Porcelain veneers are also more costly because they’re long-lasting and have the translucency and colour of natural tooth enamel. However, within the category of porcelain veneers, there are further choices – for example, between classic feldspathic veneers and newer Emax veneers, both of which are available at The Dental Centre.

Porcelain veneers

Feldspathic Veneers

The name for these veneers comes from the mineral feldspar, which is used to create the glassy ceramic that feldspathic veneers are made from. Its translucent look mimics the colour gradient of teeth so well that it appears just like natural enamel.

Very little enamel needs to be removed to apply feldspar veneers, but these porcelain veneers have to be hand-crafted by highly skilled dental technicians, building up the feldspar resin in very thin layers and hardening it in a special oven to create the contoured veneer. 

Emax Veneers

As a newer form of ceramic veneers, Emax veneers are made from lithium disilicate, a stronger material that’s used to make dental crowns as well. They are pressed veneers created by bonding layers together under high pressure, but they’re less translucent than feldspar.

Emax veneers also don’t require too much enamel removal, but this depends on the required thickness of the veneer to achieve the coverage needed for the desired final look – which is likely to be more opaque than feldspathic veneers, but will last longer.

Benefits of Veneers

If you’re looking for confirmation that getting veneers is worth it and can transform your smile the way you want, here are some of the major benefits of choosing veneers – whether porcelain or composite – as your cosmetic dentistry solution.

Restore Your Confidence

Many people who seek cosmetic dental treatment do so because they are insecure about the way their teeth look, which prevents them from smiling, speaking, or eating with confidence. Veneers can give you a brand new smile and boost your self-esteem.

From discoloured teeth to chipped teeth, from teeth with jagged edges to teeth with unsightly gaps or uneven shapes, veneers can disguise all manner of cosmetic imperfections to give you the confident, attractive smile you’ve always wished you had.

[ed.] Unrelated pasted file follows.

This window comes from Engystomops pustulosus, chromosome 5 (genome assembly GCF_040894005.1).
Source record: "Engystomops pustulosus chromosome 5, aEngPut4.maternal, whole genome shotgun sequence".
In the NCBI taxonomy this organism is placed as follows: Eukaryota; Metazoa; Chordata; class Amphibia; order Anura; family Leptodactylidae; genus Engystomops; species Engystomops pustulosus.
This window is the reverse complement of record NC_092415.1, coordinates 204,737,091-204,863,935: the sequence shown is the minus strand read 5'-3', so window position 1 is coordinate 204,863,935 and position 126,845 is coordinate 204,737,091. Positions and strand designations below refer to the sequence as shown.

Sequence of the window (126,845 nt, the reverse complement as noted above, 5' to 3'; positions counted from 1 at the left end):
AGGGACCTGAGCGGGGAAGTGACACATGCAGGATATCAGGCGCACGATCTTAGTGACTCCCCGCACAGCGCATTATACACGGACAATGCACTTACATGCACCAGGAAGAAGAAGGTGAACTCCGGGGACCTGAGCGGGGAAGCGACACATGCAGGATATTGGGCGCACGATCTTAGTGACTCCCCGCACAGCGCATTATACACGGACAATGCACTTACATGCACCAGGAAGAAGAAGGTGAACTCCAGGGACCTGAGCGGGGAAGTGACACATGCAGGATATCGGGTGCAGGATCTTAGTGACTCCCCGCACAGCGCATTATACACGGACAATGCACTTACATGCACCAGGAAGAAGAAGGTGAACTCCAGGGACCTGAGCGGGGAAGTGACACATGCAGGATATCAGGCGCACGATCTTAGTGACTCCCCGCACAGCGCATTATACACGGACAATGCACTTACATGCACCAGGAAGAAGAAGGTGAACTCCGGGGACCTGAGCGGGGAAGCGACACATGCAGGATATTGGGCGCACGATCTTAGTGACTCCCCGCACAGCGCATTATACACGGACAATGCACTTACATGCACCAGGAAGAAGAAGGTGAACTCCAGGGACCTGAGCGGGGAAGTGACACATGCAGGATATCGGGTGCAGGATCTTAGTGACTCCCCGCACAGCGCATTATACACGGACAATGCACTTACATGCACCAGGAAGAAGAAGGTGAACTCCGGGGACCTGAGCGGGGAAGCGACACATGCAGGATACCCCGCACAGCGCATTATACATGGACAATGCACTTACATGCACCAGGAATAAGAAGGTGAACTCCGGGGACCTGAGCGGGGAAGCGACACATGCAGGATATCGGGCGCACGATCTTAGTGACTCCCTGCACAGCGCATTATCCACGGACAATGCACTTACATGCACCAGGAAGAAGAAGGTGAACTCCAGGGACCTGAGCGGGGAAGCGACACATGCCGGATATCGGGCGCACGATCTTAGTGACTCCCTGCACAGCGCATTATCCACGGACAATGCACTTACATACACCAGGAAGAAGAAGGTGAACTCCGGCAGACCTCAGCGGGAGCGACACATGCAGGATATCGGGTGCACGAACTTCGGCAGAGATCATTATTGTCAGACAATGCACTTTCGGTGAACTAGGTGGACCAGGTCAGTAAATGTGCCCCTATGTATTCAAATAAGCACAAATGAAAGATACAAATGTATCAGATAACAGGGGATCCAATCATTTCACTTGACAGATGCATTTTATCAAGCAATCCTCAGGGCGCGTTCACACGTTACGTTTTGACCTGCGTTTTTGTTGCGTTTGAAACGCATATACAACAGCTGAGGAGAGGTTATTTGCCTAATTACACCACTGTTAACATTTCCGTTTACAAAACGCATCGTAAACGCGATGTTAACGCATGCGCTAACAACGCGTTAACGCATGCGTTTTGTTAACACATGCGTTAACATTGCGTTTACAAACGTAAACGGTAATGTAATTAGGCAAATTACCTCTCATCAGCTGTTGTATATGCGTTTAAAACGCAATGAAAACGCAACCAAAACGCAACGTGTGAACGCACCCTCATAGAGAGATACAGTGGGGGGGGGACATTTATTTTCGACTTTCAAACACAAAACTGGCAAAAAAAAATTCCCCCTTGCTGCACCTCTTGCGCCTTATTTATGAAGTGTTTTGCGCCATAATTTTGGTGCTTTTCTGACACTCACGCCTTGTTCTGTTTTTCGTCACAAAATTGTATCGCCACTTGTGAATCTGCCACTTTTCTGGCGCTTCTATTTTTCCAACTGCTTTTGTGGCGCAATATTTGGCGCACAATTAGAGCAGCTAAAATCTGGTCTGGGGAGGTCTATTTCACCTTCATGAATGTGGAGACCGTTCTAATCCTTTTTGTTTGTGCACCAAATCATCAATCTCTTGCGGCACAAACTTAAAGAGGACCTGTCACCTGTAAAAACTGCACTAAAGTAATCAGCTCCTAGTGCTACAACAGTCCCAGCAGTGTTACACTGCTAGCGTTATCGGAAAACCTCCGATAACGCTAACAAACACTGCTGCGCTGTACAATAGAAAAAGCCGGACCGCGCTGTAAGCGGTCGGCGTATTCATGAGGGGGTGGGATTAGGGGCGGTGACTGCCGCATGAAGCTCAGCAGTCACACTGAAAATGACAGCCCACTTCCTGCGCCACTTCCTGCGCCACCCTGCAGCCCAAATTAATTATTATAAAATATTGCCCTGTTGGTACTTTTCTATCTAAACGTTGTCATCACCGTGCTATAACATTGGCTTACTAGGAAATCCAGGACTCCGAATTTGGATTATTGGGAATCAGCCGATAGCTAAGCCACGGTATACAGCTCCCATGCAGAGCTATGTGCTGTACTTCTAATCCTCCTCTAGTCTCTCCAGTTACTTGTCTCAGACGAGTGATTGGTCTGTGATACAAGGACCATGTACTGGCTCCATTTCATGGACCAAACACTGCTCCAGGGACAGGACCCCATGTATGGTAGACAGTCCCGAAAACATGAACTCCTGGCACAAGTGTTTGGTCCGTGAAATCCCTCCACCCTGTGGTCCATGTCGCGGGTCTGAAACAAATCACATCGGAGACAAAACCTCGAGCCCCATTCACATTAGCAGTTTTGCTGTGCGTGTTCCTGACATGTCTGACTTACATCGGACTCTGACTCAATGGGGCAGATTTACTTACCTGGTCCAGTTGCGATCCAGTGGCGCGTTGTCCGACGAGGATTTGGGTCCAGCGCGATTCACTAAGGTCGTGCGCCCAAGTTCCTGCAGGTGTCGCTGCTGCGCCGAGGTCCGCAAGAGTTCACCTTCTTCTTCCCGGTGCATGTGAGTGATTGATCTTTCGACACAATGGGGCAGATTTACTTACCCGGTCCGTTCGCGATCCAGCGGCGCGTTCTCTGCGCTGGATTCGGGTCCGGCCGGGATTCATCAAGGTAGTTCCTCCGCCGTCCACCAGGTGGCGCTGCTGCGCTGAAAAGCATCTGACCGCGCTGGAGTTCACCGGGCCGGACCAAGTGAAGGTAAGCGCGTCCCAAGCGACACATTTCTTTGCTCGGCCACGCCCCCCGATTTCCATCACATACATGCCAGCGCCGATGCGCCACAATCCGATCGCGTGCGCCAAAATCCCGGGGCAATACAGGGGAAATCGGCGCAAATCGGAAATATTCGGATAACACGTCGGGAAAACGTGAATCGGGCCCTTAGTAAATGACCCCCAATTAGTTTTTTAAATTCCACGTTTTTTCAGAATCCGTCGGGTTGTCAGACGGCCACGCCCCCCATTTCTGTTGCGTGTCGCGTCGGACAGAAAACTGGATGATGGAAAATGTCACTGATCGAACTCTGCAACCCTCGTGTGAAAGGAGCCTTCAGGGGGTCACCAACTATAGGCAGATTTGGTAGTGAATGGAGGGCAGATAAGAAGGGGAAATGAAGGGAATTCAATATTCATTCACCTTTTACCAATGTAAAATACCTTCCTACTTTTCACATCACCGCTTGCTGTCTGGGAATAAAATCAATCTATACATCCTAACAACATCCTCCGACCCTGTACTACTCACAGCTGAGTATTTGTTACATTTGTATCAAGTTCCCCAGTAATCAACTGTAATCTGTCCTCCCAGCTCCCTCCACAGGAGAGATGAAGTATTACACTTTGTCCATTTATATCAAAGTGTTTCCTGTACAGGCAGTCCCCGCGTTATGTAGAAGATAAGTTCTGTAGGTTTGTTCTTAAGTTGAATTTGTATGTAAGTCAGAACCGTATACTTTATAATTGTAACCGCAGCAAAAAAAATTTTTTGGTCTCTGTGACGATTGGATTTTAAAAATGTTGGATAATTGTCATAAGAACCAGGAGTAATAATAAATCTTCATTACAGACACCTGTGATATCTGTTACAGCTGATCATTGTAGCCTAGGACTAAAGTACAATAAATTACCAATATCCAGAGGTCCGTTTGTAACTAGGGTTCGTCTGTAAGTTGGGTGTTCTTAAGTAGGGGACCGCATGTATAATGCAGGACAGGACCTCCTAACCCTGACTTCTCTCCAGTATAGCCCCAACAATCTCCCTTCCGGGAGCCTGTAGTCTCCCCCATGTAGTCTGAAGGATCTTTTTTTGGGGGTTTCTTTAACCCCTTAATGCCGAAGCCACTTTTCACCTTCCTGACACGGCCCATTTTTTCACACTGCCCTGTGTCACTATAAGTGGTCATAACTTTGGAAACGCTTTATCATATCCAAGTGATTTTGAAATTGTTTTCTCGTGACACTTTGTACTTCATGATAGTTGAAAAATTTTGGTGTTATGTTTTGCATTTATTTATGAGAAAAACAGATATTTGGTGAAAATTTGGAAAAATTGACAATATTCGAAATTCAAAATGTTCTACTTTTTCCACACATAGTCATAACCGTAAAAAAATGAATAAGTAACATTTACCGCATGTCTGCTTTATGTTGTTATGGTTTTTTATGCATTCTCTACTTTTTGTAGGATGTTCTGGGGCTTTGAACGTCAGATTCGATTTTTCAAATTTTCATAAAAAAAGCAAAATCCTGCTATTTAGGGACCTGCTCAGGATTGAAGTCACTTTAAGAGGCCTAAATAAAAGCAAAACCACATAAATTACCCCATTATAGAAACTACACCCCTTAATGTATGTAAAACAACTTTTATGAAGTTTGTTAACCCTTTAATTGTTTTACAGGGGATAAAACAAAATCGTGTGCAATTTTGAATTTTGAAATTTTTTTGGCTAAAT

Fast Smile Makeover

If you’re searching for a quick fix for minor cosmetic flaws with your front teeth, there’s a reason veneers are such a popular form of cosmetic dentistry – they can make quick, subtle changes to your smile that drastically improve its aesthetic appearance.

Usually taking two to three visits to the dentist to plan and complete the treatment, veneer preparation and application doesn’t take too long and involves little to no discomfort or recovery – so, after the final visit, your new smile will be ready to go.

Natural Look and Feel

Both composite and porcelain veneers are matched to the colour of your real teeth, which can be whitened beforehand if you want them to be a lighter shade. The finished veneers will blend in completely and look just like the surrounding natural teeth.

Once bonded to the teeth, veneers are totally secure and comfortable, allowing you to eat as normal without worrying about having to change your diet (though dentists do advise patients with veneers to avoid biting directly into hard foods with a veneer).

Long-lasting Results

If you’re investing money into your smile, you’ll want to know that the results will last as long as possible. Good news – when you take care of them along with your natural teeth, porcelain veneers can last for up to 10–15 years before they need to be replaced.

Composite bonding isn’t quite as durable, typically lasting for around half the time, but it’s also cheaper and easier to replace when needed. In either case, carefully crafted veneers that are well-applied by professionals like ourselves should last many years.

Treatment Time, Cost, & Maintenance

As with any dental procedure, getting veneers of any kind is a big commitment, and there are plenty of factors that you should consider before deciding that veneers are definitely the right choice for you out of all the cosmetic dentistry options. 

For example, the process does require shaving some enamel away, which means that you will need veneers for the rest of your life, because the teeth underneath will be too sensitive and vulnerable if the veneers are removed and not replaced.

To help you understand what you can expect when getting veneers, here’s a summary of the process, costs, and maintenance:

The Veneer Procedure

If you’re pursuing dental veneers, you’ll first attend an initial consultation with a cosmetic dentist to determine which type of veneers would be best to meet your aesthetic and financial requirements, or whether another treatment would be more suitable.

Composite Veneers Process

Should you opt for composite veneers, this is the fastest and simplest procedure, which can be completed in just one appointment. The dentist will prepare the teeth with an etching gel, then sculpt the colour-matched resin over the tooth. When you’re satisfied with how it looks, the dentist will cure and polish the composite to cement it in place and give the surface a natural-looking shine.